Most of us have been in the situation of chatting with someone and the conversation comes around to religion and then to Christianity the opportunity arises for us to explain to them something of what we believe.
We're caught a bit off guard, we're not that used to put these sorts of things into words and the result is not exactly what we'd have hoped for.
“So how was your weekend” is a common Monday morning question at work. You might say that you’ve fairly ordinary Saturday afternoon with a thing at in-laws and just stayed at home Saturday night. Then church on Sunday was pretty good.
The person you’re talking with might respond with “I didn't know you went to church” leading you to reply, “almost every Sunday”, which may prompt a provocative question of “why would a sensible bloke as yourself go to church?” The next question could be “does your wife make you go?”
You might respond by feeling a bit defensive and say “I go because it's my choice okay because I'm a Christian. Do you know what I mean?” While the other person in the conversation is more so curious than attempting to be provocative, they are seeking to learn more and may ask “I wouldn't have the foggiest, do enlighten me, comrade…”
Whether you’re the person who’s been stumped by your Monday morning catchup at work or the person bemused that your colleague is a Christian, keep listening as there’s something for everyone.
Often Christians respond in an unclear manner when explaining their faith. “Being a Christian is all about following Christ”. Such a statement might seem apparent and simple to a churchgoer but is confusing to everyone else and it is the responsibility of the Christian to be clear on what is being said.
If you’ve been on the receiving end of a Christian spiritual statement that’s left you more confused than before, I would like to apologise that you’ve not had the benefit of a clear presentation of the Gospel, what it means to be a Christian or been given more jargon when you’ve truly wanted to know what following Christ, having a relationship with Him, or who the Holy Spirit is.
Too often Christians focus on just how Jesus has died for our sins or unintentionally portray the impression that to go to heaven you only need to be good. In doing so, Christians have invertedly been responsible for a lot of fingers wagging which comes off as prejudicial judgement on non-believers especially when prompted by the next question of “I think I’m a good person, how come you’re saying I’m a sinner” or words to such effect.
Another common directionthat such conversation ends up is with non-believers being told to “live like Jesus”, and if you’re not yet a Christian – you might rightfully think that this “crazy” churchgoer is telling me to be like someone invisible that floats around the sky. It’s time for Christians to have better conversations both in and especially outside of the church.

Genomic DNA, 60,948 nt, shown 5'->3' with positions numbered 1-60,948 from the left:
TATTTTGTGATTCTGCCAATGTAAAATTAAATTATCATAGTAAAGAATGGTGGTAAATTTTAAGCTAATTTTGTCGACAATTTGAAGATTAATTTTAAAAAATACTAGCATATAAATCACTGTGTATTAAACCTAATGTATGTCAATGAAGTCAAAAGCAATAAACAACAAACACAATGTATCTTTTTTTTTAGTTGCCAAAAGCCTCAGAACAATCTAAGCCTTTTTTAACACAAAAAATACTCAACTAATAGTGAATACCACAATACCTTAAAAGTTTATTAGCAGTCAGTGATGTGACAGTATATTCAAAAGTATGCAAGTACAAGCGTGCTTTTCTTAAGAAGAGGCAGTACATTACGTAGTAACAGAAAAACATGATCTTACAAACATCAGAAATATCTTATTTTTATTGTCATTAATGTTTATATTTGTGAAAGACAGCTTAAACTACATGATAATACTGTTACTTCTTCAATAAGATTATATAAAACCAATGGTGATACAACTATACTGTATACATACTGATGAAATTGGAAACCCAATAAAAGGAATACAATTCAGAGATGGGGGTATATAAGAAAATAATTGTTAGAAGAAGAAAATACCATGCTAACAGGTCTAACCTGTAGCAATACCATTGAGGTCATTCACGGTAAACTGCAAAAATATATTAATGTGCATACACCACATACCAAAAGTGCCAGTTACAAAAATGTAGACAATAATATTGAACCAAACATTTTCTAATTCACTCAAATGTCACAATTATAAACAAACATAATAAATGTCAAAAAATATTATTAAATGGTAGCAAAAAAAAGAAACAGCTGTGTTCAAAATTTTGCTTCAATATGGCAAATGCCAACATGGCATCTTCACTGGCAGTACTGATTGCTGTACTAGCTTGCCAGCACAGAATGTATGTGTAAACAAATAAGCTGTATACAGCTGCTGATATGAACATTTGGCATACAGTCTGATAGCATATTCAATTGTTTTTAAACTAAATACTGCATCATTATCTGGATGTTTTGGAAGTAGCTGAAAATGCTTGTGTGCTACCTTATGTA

While evangelism can be in the form of flyers and overt conversations being had, being invitational to others for Christ often takes place best naturally through engagement with our neighbours.
As our churches plan for another year of challenges not just arising from COVID, Christians ought to be the ones in our local communities giving not just a hand out to those doing it tough but being a listening ear to get into the shoes especially of those who have not yet decided to follow Jesus.
Coming to attend church fellowship inperson on a Sunday morning for an hour or so while such is encouraging to our congregation (and brave during the ongoing COVID pandemic) isn’t enough to help our church be salt and light in the local community.
Being present in the community is the first step to building local connections and finding the opportunities to have meaningful conversations about Jesus.
It’s time that we strive to move beyond the average run of the mill conversation and hold fast to each opportunity to holistically share the Gospel. Speaking well, concisely and presenting the Gospel message in an easy-to-understand manner is important.
Too often we have focused on Jesus dying for our sins without giving the power of Christ’s resurrection enough credence. When we present the Gospel message, it is also important to be relevant to the local context in understanding the various existing perspectives that people that you speak with have especially in a highly multicultural and multi-faith country such as Australia.
Christianity cannot be presented in a way that merely gives off the impression that Jesus is perhaps just another good teacher or a moral philosopher, but we need to be putting in and explaining the importance of the call to action being repentance. At first and not to be unexpected, our message will be offensive, but we speak such with love and patience through prayer. Ultimately, we rest assured that in making disciples of Christ, we have the Holy Spirit with us every step of the way which in turn calls us to be obedient to Jesus’ teaching and not give up in journeying with non-believers and new Christians.
We need to be building bridges, not walls with the followers of Jesus bringing the Gospel message to the community. An active church is not just bringing faithful long-time parishioners in on a Sunday morning to strengthen the inside of the chapel buildings.
Now is a great time for every Christian to help our neighboursbridge the gap toward accessing the Gospel in a way that is easy to understandwithout the walls of jargon or a timid presentation of Christ.
Being in the local community as an active Christian living out the Word and making disciples is a great step towards expanding God’s kingdom.
Roydon Ng is a Christian writer and Baptist seminary graduate from Western Sydney.
Roydon’s previous articles are available at: https://www.pressserviceinternational.org/roydon-ng.html